By John Keller
Editor in Chief
Most would agree in this day and age that the U.S. government—particularly the Department of Defense (DOD)—no longer can afford to waste money. Hundred-dollar hammers and thousand-dollar toilet seats simply MUST become things of the past. With federal budgets and the global economy as tight as they are, every dollar has to count.
Nevertheless, over the past several years, the U.S. Air Force walked away from a high-speed avionics databus program after spending millions. Almost everyone concerned with this program thought it was a great idea, but the Air Force killed the program anyway because it didn’t have high enough priority.
The project involved Air Force and U.S. Navy avionics researchers and avionics databus specialists at Edgewater Computer Systems in Ottawa. The idea was to develop a military-standard, high-speed version of the widely installed MIL-STD-1553 databus, which required little rewiring or other modifications to existing aircraft with 1553 already installed.
The program, called Extended 1553 (E1553), proposed to move data through existing 1553 wiring at speeds as fast as 200 megabits per second—a two-hundred-fold increase from 1553’s 1-megabit-per-second speed. You probably haven’t heard much lately about E1553 because the Air Force has pulled the plug on the program after spending in the neighborhood of $40 to $50 million.
This program wasn’t just sandbox research in its early stages. Scientists at Edgewater had flight-tested the technology with encouraging results aboard an Air Force F-16 jet fighter. The Navy also sponsored tests of E1553 aboard an F/A-18 fighter-bomber, also with encouraging results.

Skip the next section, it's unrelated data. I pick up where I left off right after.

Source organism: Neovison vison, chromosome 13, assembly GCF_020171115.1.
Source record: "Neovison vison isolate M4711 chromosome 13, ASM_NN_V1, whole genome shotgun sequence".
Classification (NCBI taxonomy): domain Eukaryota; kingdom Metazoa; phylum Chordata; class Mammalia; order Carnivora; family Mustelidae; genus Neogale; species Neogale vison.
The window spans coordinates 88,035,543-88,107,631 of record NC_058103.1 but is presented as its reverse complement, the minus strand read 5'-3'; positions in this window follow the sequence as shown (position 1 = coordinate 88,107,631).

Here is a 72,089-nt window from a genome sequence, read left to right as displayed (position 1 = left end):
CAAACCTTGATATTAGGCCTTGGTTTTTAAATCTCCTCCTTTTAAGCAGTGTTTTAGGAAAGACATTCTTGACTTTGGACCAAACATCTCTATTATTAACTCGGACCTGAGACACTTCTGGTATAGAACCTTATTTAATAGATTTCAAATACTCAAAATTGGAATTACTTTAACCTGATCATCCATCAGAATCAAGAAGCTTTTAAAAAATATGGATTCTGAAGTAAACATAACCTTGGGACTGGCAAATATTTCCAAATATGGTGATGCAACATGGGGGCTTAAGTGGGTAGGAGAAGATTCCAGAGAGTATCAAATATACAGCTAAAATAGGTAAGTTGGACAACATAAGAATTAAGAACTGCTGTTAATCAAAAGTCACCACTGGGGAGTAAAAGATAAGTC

A competing high-speed 1553 technology from Data Device Corp. in Bohemia, N.Y., called HyPer-1553, had interest from the Pentagon, although it never received military backing as an official research program. DDC’s HyPer-1553 technology was demonstrated on a Boeing F-15E Strike Eagle jet fighter-bomber in 2006, but never received the necessary government funding or program of record to make it a viable product.
The beauty of E1553 and HyPer-1553 lies in the ease of installation, ease of maintenance, and economical costs of installing high-speed networking on a wide variety of military platforms—not only aircraft, but also others that use 1553, like the M1A2 Abrams main battle tank and other vetronics programs.
These two modes of high-speed 1553 require no rewiring to upgrade from conventional 1553 to high-speed 1553 because the data moves equally well over the same wiring. The high-speed databus on these platforms could function not only as a control bus, as 1553 was designed to be, but also as a high-speed data pipe carrying sensor data, imagery, and video.
This kind of technology potentially could lead to affordable sensor- fusion systems on legacy aircraft, such as the F-16, F/A-18, and F-15, similar to those in more modern aircraft, such as the F-22 and F-35. In armored combat vehicles, this technology could facilitate installing affordable self-protection systems to safeguard vehicles from threats, such as missiles and rocket-propelled grenades.
For the time being, it’s all about upgrading existing systems economically. Let’s face it, this is what the U.S. military faces over the next several years. There is very little money available for new starts like the F-35, and we’ve already seen the massive Future Combat Systems program cancelled due to budget issues and capability issues.
If the U.S. military is going to maintain itself as a viable fighting force over the next decade, technology insertion and systems upgrades to existing weapon systems will be crucial.